fbpx Skip to content
Open Studio

Superhero: Achieving a common good

by , November 2015


This assignment uses the structure of the superhero teams Justice League and Super Friends to create individual superheroes who will work together to achieve a common good. Within this assignment students can work individually and in groups toward the collective goal of justice for all. Each individual student will develop a superhero using the provided template as a guide (Parts 1, 2). For an additional layer of cooperation and civic engagement, students can form Justice Leagues composed of their superheroes. These teams will participate in actions that contribute to the common good of a community site (Parts 3, 4, 5).


Mixed Media, performance, social practice


Fabric, paper, stickers; optional: digital camera, flip camera, paper, pencil, video camera

Download This Activity

PDF | Word Document

About Open Studio

Designed by practicing artists, the Open Studio classroom activities aim to connect high school teachers and students with key ideas and issues in contemporary art. See all of the Open Studio activities.


Mayor Antanas Mockus

Part 1: Superhero/Create a Superhero


Each student creates a superhero.
Students develop a 10-minute presentation of their Superhero Template.
Students form Justice League groups.

Each student identifies a problem that his/her superhero can fight to solve or identifies a common good that they can protect. They will use the Superhero Template (below) to guide their inquiry. For an in-class example, use Superman or another well-known superhero.

Examples from real life include a superhero figure Chilean students have used in the street to fight for educational reforms and a mayor in Colombia who dresses as Super Citizen to vanquish wrongdoing and promote humanity.


Superhero Template

Definition of the common good:
Costume (include possible influences, such as traditional or ritual costumes):
Transitional architecture/Location:
Transitional portal:
Street persona/Alter ego:
Describe a scenario where your superhero defends the common good.
What is the action he/she/it takes?
Is there any evidence left behind from the action (an icon or mark)?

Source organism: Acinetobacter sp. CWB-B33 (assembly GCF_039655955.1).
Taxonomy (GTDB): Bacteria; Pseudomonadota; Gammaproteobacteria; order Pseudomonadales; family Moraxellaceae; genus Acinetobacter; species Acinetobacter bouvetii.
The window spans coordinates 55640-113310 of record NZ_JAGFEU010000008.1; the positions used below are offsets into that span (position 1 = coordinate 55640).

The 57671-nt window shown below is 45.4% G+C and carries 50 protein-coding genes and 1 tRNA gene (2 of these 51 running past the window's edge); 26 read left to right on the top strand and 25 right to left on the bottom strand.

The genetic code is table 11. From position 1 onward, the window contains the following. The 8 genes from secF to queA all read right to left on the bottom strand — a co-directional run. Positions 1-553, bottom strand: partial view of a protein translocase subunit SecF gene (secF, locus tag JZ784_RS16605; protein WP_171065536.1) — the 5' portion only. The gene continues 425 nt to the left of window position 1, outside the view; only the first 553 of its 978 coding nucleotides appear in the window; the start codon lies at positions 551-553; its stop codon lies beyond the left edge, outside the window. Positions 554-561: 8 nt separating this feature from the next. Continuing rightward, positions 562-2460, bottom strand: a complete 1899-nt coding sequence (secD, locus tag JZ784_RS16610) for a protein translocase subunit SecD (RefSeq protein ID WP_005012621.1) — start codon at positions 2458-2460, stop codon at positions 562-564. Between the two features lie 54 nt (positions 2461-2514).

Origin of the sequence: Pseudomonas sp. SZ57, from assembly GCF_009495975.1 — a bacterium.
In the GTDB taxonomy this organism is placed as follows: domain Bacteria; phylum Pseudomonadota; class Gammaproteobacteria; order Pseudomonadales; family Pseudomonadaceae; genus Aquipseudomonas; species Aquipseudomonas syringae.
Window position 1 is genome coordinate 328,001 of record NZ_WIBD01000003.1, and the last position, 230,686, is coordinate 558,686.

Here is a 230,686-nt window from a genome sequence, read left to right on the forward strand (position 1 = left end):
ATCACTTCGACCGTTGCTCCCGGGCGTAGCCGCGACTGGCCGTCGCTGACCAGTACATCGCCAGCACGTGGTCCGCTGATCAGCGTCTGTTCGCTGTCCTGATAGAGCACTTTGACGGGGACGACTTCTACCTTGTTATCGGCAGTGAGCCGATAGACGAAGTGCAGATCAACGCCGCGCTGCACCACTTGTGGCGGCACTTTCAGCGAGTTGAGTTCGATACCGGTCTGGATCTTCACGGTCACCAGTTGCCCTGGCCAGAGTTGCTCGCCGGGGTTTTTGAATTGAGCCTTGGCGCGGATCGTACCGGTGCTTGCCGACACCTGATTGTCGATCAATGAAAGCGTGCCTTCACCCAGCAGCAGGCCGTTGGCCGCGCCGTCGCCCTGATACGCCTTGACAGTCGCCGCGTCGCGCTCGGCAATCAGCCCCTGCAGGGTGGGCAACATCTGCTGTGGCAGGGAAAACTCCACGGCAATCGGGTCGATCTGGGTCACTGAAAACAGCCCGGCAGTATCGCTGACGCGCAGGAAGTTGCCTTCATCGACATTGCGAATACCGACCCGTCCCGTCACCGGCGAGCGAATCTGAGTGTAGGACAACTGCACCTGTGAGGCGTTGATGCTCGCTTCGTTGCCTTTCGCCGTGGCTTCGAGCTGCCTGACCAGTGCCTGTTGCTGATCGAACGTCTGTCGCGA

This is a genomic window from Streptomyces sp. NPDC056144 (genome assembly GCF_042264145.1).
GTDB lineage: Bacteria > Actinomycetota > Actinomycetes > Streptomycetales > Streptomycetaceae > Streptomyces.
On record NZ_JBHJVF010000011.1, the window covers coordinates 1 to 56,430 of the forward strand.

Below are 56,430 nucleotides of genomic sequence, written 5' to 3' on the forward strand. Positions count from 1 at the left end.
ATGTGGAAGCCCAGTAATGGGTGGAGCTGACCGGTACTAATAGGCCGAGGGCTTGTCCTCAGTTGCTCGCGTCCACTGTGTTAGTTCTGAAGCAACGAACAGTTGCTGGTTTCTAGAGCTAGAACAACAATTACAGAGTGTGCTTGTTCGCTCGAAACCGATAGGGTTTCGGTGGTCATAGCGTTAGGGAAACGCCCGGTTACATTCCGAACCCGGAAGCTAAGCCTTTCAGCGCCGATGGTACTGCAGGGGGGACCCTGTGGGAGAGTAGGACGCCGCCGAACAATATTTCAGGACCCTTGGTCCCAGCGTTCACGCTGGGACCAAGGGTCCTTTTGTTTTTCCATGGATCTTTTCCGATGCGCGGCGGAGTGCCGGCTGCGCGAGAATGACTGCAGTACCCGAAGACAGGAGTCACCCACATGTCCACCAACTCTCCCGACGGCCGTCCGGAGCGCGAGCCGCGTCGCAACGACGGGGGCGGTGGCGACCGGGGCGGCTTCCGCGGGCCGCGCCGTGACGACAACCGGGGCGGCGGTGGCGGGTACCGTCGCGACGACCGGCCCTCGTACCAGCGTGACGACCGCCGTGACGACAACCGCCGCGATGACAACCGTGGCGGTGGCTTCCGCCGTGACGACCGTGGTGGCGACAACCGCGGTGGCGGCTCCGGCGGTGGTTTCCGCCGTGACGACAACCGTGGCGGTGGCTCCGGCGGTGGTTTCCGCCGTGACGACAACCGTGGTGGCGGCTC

Vehicle (if your superhero doesn’t fly, you may need this to get around):
Home base (the Justice League has the Hall of Justice; Batman has the Bat Cave):

Give a 10-minute presentation of your superhero (audiovisual support may include YouTube clips or comic book pages, for example).

If completing Parts 3–5: During the presentations seek thematic threads that can help you form Justice Leagues made up of 3 to 5 classmates. The goal is to form interest groups that will work toward a similar common good. These groups will support each other in their endeavors much like the Super Friends do.

Part 2: Superhero/Develop Individual Identity


Develop an icon, logo, or coat of arms for your superhero. For example, Superman has an S on his chest. What would be on your chest?
Design a costume. Start with a sketch and then create a real costume using fabric, paper, stickers, and any other materials you have on hand.

Part 3: Justice League/Group Site Research

A community provides a stage for cooperatively working toward the common good on social, political, and economic levels. This section of the assignment takes the class off-campus and into the world. Each group will visit a section of the city, town, or region. Prior to the visit students will research their site and form a line of inquiry for the visit. Groups will devise a method for researching the site and people, whether through interviews, observation, or video, inviting community members to class to talk about what they do, engaging in a volunteer day, etc.

Questions they may consider include:

  1. What are the values of this neighborhood’s residents?
  2. What challenges do they face?
  3. What could help them reach their goals?
  4. What could a superhero remedy?


Engage in direct contact with people.
Develop interview techniques.
Use media to capture primary research.